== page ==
Proprioception is defined as your awareness of your body in space. A person with normal proprioception does not need to look at their hand to know that their fingers are bent; the sensory receptors in our muscles, tendons and joints give the brain this information without any effort on our part. Good proprioception is one of the best tools a runner has to remain injury-free, or recover from an existing injury. When running, we subconsciously rely on our lower extremity proprioceptors to relay information about any irregularity in the surface we are running on. This is especially true for those who run on uneven surfaces, like dirt, gravel or sand. With good proprioception comes enhanced responsiveness and greater awareness on these uneven surfaces.
How does it work?
Proprioception works off of three systems; our sight, feedback from our sensory receptors and vestibular system. Our eyes provide us with visual information of our surroundings therefore any obstruction to this input, such as reduced lighting, decreases the effectiveness of this system. The vestibular system aids us in motion, head position and spatial orientation due to the semi-circular canals within the inner ear. Finally, our sensory input comes from our muscles, tendons and joints.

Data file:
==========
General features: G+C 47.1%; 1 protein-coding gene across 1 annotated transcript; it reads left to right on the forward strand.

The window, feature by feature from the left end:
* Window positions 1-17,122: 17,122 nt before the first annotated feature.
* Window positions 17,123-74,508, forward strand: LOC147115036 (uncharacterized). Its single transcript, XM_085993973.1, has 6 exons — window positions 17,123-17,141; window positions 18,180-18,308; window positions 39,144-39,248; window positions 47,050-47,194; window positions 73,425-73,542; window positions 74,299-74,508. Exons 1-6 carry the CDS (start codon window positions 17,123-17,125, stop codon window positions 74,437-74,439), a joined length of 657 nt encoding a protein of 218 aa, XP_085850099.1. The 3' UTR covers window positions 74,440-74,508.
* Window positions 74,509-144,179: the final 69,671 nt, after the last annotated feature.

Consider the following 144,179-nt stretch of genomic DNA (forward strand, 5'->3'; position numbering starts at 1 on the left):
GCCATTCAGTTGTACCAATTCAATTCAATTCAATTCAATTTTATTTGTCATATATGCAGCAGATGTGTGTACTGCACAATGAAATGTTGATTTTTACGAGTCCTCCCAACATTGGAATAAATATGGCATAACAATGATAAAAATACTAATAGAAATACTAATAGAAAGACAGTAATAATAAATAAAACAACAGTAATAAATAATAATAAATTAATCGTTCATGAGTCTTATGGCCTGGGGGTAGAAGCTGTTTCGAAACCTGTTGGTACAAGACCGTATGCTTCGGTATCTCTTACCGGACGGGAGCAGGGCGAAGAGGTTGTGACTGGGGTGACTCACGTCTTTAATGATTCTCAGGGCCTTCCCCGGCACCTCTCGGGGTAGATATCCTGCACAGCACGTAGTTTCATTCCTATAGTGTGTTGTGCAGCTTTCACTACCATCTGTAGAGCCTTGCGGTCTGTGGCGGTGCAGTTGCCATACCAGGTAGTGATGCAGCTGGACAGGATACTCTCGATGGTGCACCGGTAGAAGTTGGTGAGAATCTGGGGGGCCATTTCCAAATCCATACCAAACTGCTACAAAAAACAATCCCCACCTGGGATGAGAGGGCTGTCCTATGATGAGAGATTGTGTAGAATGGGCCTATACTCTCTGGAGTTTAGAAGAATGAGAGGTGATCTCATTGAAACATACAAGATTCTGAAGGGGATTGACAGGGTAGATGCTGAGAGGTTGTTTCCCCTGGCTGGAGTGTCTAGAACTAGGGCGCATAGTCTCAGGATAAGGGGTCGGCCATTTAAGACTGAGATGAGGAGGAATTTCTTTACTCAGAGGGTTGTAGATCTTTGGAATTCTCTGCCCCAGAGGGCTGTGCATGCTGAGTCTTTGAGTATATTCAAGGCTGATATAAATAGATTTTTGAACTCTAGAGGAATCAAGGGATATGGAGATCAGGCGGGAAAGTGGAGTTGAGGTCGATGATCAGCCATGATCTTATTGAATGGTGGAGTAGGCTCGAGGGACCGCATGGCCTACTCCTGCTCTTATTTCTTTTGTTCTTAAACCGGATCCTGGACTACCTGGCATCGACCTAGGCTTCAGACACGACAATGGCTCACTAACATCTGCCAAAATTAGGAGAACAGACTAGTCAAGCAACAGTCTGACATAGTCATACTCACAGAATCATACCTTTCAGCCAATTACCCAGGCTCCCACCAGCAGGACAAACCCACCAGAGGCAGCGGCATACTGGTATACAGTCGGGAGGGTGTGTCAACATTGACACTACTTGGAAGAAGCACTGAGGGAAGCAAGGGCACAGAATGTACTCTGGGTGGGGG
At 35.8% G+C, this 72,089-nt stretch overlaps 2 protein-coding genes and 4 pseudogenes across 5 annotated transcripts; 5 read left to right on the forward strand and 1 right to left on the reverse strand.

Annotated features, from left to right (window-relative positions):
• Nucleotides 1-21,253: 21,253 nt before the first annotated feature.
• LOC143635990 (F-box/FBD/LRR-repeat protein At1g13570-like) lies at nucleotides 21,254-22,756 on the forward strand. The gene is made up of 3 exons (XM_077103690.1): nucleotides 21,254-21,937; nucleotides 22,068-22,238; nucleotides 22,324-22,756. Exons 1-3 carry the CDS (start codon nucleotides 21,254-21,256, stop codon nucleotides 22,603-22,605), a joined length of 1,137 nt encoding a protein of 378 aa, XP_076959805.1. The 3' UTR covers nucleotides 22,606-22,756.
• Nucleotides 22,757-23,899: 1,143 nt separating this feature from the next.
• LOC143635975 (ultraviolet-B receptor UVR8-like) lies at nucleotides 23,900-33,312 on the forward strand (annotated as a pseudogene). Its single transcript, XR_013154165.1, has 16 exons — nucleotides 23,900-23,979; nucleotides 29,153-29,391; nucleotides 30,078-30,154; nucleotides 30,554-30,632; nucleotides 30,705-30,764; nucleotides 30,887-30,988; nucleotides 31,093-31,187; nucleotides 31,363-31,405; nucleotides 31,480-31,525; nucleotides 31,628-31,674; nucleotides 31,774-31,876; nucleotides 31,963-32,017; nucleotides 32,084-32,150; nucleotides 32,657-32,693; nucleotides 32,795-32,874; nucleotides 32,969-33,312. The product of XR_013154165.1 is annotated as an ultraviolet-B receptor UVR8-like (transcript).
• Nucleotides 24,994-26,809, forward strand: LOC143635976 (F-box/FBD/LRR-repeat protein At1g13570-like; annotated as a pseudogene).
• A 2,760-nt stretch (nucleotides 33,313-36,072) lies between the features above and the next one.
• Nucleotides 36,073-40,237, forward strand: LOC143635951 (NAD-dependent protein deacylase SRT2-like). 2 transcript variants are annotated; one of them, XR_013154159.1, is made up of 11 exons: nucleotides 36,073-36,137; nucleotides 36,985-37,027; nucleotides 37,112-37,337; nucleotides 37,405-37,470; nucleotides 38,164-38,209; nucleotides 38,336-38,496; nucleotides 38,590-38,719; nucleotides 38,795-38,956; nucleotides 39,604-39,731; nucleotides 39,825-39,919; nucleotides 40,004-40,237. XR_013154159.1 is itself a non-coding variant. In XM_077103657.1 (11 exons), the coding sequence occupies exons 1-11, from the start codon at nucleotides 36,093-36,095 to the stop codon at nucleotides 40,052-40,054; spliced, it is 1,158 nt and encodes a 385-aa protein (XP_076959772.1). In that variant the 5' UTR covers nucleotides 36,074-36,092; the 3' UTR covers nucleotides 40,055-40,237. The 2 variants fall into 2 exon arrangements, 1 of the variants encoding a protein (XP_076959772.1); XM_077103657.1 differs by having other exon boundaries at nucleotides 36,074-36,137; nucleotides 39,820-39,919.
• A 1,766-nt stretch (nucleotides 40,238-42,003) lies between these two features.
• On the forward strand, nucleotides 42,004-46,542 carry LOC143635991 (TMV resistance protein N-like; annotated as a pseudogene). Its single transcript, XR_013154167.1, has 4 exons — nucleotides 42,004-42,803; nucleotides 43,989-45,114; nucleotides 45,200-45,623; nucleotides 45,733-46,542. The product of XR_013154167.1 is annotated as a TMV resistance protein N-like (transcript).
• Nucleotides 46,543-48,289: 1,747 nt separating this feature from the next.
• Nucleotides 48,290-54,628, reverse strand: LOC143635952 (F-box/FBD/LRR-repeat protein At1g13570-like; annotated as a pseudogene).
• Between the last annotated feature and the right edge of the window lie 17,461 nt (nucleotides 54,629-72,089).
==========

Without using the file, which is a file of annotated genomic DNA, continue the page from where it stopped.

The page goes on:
How does it help improve running?
Proprioception in the foot and ankle are vital for walking and running by providing the correct foot position appropriate for the ground, whether that be inversion, eversion, dorsiflexion or plantarflexion. The more we practice and improve our proprioception the less over correcting our muscles in our legs do to result in a more stable ankle. This stability in the ankle results in more stability in the knee and hip so starting at our foundations will have an effect on the entire chain up the body. Improving the efficiency of the ankle joint stability muscles will result in less energy being wasted and reduced muscle strains which lead to injuries. Not only are we decreasing our injury risk but we are also improving our stride pattern and running efficacy.
How to improve it?
Fortunately, there are exercises to add into your routine that can improve proprioception. Some simple exercises include standing on one leg. The key is to perform this little and often throughout the day which is why we suggest performing these exercises around your daily activities such as brushing your teeth or when waiting for the kettle to boil. If you find it all too easy then try with your eyes closed and feel the difference. Balance boards and Bosu balls can help runners challenge and strengthen their balance system while increasing strength and stability.
If you would like more information on proprioception to improve your running, book in for an appointment with one of our experienced Physiotherapists at Bend + Mend.